Towards the end of August, 1925, a strike began which stretched across the globe. British seamen walked off their ships in the ports of England, Canada, South Africa, America, New Zealand, Australia and wherever British seamen were.
Australia had never before played host to striking workers from another country.
The British seamen had been receiving a pay of £10 a month in comparison to Australian seamen receiving £14 per month and keep. Hours and conditions were deplorable. Havelock Wilson, the General President of the Sailors' and Firemen's Union of Great Britain and Ireland (commonly known as the Seamen's Union) had agreed with the shipowners that this was too much and the seamen should work for £9 per month.
Havelock Wilson was getting £1000 per annum in his life-appointment job, was an O.B.E., belonged to an exclusive liberal club and was attended always by a manservant. He earned the nickname, "Have-a-lot" Wilson.
The shipping industry was one of the wealthiest combines on earth and had made hundreds of millions during the war.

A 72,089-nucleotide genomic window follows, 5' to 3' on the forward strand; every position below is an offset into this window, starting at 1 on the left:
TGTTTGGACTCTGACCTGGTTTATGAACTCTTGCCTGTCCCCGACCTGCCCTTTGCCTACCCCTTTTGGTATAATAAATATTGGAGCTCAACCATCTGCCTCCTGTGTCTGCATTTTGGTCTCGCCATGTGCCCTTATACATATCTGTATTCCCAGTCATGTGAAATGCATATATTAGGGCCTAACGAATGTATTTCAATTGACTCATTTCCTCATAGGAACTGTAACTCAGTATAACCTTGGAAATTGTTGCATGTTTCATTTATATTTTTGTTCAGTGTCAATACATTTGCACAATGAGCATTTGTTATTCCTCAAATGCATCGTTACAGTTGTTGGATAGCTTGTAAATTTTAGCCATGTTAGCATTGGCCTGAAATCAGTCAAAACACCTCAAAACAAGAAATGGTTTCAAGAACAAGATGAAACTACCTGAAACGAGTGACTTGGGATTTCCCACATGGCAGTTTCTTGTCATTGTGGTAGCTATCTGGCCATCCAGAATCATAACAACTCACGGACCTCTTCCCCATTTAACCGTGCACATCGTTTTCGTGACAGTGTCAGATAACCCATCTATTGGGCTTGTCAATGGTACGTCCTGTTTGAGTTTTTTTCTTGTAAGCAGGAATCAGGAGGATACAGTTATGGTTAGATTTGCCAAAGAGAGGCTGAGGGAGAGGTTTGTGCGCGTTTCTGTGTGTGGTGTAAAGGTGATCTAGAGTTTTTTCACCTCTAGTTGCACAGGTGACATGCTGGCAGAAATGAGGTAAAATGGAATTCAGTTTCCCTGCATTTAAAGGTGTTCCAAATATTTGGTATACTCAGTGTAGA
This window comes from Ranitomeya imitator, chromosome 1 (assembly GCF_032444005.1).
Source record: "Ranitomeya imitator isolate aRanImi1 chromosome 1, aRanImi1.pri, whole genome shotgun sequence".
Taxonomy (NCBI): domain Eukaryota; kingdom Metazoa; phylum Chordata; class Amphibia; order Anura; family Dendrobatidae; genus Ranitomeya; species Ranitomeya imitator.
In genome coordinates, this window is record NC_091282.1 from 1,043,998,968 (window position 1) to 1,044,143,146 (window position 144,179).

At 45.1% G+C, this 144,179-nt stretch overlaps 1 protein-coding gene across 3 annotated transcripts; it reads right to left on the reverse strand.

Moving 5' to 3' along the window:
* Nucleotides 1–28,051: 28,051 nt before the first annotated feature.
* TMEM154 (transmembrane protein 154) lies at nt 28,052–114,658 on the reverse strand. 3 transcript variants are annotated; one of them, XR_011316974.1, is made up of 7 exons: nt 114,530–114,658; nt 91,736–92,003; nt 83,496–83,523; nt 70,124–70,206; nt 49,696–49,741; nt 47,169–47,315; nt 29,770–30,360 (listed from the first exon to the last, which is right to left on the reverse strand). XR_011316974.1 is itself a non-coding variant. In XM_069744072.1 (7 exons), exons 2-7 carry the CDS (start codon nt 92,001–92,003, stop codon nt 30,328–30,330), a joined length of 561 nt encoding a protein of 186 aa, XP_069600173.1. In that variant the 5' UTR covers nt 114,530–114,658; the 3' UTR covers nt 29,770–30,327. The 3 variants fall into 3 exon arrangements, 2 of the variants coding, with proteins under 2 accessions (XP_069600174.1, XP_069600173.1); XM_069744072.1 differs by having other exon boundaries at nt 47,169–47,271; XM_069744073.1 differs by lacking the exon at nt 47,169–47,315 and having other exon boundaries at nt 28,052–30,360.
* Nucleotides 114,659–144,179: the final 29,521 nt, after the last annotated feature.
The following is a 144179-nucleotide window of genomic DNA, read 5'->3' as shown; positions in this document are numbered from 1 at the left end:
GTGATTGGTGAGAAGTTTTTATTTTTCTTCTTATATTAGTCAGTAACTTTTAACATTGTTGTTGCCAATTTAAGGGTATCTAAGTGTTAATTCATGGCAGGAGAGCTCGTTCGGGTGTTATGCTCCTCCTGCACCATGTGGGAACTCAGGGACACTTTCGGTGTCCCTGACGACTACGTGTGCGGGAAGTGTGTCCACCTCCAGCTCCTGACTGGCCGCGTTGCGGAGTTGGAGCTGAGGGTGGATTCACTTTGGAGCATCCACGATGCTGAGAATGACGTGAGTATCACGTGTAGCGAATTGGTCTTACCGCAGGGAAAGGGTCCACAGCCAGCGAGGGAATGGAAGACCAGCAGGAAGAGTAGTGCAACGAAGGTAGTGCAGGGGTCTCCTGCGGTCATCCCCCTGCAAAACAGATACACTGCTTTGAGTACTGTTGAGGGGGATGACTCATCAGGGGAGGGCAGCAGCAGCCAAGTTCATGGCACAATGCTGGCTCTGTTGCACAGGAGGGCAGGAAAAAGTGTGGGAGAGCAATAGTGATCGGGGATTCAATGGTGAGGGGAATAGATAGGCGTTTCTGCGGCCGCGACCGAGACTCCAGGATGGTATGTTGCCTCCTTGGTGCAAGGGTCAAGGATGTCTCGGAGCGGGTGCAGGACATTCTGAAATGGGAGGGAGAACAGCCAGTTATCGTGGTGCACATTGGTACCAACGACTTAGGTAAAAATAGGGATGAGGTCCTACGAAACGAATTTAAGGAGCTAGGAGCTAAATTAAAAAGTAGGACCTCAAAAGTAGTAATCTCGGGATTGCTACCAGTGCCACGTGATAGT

After agreement on the award, which not only reduced the wages but "booked off" at sea, overtime worked in port, the owners and Seamen's Union toasted each other in champagne—a fine banquet to celebrate a wage reduction which brought the British wage below that of the Japanese.
By August 31st forty-four vessels were tied up in Australia with something like 2500 men affected. Havelock Wilson, O.B.E., declared the only men "striking" in England were unemployed exploited by the Communists. He said the men were freely signing on, and realised that the best bargain had been made in their interests.
However the union members claimed they were never consulted, and this was a big point of grievance.
Prime Minister of Australia, Stanley Melbourne Bruce (U.A.P.) received a cable from Wilson urging him to protect British seamen carrying out their contracts and restrain the members of the Australian Seamen's Union from interfering in the dispute. Labor politicians and Trade Union leaders felt that union "etiquette" would have been preserved had Wilson communicated with official Labor first. It was considered an extraordinary step to communicate direct with a rival political party.